I know what it’s like to go without health insurance. It is no small thing. Our current Treasurer, Walker Stapleton, campaigned against ColoradoCare, a single-payer initiative on the ballot in 2016.  This in part led to its defeat.  While the Governor and State Legislature drive health care policy in Colorado, I want to make sure that we expand access to health care as quickly as possible and in a fiscally responsible way.

Our for-profit health care system costs more than those in every developed country in the world and has worse outcomes. We have lower life expectancies and higher infant and maternal mortalities. In 2016, we spent $3.3 trillion, $10,348 per person, on health care; and health care spending accounted for 18% of our gross domestic product (GDP) – more than anywhere else in the developed world -- and our health care system still does not cover everyone.

We can do better than allowing a health care system to rob families with huge premiums, surprise medical bills, and the threat of bankruptcy. About 60% of all bankruptcies are due to high medical bills. I believe that a just and decent society should provide health care for everyone.

And, I believe in putting my efforts where my heart is. I was a supporter of ColoradoCare (universal health care) during the last election cycle in Colorado.  I realize that this proposal fell short in some respects, but I don't think we can count on a solution coming from Washington D.C.  We must renew our efforts to bring health care to everyone in a fiscally responsible way.


I believe that global climate change is real and is an urgent issue. I plan to move the state's money out of Wells Fargo in part because they fund oil and gas development in undesirable areas such as the Dakota Access Pipeline.

I have pledged to not accept any money from the fossil fuel industry and have been endorsed by 350 Action and Keep Colorado Green.

To Win in november, our candidate must be Qualified, Experienced, & Independent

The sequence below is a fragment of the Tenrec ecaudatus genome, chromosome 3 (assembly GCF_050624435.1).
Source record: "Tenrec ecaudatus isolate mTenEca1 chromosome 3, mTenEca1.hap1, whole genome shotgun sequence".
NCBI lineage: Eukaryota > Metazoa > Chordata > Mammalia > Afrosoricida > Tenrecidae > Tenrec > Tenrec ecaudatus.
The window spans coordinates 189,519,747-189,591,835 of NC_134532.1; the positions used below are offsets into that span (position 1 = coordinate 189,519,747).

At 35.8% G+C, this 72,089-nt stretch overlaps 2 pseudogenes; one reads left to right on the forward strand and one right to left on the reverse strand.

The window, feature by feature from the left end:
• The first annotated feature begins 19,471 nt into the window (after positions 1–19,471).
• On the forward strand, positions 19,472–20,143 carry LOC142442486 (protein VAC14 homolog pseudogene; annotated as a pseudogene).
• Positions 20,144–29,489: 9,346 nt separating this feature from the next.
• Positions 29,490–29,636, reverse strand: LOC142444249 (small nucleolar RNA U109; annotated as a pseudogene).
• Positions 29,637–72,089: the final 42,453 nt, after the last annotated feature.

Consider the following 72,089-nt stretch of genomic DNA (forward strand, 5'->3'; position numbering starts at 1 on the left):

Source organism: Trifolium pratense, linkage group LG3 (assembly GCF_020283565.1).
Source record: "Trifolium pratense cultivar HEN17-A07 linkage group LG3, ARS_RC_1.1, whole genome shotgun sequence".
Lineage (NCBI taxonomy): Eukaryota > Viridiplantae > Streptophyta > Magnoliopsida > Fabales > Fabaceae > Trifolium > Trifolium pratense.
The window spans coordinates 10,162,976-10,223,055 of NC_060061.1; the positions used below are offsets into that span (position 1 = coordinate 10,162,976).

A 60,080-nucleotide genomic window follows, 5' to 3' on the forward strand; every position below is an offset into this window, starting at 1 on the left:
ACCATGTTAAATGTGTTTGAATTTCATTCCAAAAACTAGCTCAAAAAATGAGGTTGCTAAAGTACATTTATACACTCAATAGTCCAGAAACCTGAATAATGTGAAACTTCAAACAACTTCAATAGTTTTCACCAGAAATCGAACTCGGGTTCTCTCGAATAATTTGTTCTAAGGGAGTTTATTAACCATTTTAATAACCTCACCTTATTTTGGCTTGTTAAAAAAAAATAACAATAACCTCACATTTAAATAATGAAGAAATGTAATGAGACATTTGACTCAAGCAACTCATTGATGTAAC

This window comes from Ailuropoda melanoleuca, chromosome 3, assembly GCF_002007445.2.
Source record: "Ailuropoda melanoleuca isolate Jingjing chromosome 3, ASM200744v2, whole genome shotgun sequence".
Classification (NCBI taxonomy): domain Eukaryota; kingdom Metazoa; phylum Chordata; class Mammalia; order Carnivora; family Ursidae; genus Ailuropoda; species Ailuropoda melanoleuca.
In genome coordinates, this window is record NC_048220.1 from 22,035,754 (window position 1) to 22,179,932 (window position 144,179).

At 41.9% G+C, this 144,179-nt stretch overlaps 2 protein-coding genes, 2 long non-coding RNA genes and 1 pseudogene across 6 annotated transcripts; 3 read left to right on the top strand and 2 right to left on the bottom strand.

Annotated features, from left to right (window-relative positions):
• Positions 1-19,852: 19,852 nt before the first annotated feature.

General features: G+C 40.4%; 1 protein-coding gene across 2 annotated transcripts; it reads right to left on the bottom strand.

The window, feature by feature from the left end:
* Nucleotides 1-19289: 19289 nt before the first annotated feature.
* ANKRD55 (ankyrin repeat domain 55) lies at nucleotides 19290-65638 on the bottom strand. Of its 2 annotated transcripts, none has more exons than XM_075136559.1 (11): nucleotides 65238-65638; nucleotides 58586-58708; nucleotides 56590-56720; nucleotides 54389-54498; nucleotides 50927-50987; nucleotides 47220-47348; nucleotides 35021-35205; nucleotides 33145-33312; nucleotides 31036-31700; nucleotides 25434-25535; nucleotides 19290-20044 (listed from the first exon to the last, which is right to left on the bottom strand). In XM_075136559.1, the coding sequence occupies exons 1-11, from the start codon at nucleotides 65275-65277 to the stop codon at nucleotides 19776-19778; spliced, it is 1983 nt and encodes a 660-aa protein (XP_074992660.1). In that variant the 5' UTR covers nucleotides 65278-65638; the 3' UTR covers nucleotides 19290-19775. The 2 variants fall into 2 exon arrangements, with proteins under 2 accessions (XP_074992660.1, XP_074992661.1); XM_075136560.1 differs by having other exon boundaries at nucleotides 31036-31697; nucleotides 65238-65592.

I have the best chance of winning against a Republican opponent.  As a first time candidate, I received more than 1,000 votes at the Democratic State Assembly to earn a spot on the ballot.  We are a grassroots campaign and  have spent less than $50,000 over the course of eight months.  A number of other great candidates spent hundreds of thousands of dollars and did not make it on the ballot.  I did, because my message and my campaign resonates with voters, and will this Fall.

All of the Republican primary candidates have experience in business, finance, or both. The Democratic candidate should, too.  My being a small-business owner, having lived without health insurance, and not being a political insider gives me an edge with unaffiliated voters and people who are disappointed in the status quo - as they should be.

I have a background in finance and economics, with an undergraduate degree in economics from the U Penn and a graduate degree from MIT in management and finance. I have been a Chief Financial Officer, worked in corporate finance, and managed my own business in Denver. You wouldn’t hire a plumber to fix your teeth, so why hire a politician for a finance job? 

I do not take contributions from corporate or special interest PACs, so you can be sure I will work on behalf of the people of Colorado and not for corporations or special interest groups. 

We need a consumer advocate who can call out government agencies when they are wasting our money and advise Coloradans on the financial sustainability of statewide ballot initiatives. Because I am not an insider and do not owe anything to anyone, I have the ability to be true to the voters of Colorado.

Most of our state’s money is currently invested in large Wall Street banks, mostly Wells Fargo. Because I take no money from them, I am not afraid to divest our money from Wells Fargo and other big Wall Street entities. Colorado's money should not be boosting up the profits of banks that, at best, are "too-big-to-fail" and, at worst, commit fraud. 

I am delighted you have taken the time to visit my page and learn about me and this campaign.

Please donate if you can, every little bit helps, $1, $3, $5, and if you can spare the time, we also need volunteers.  Thank you for your help with this grassroots effort.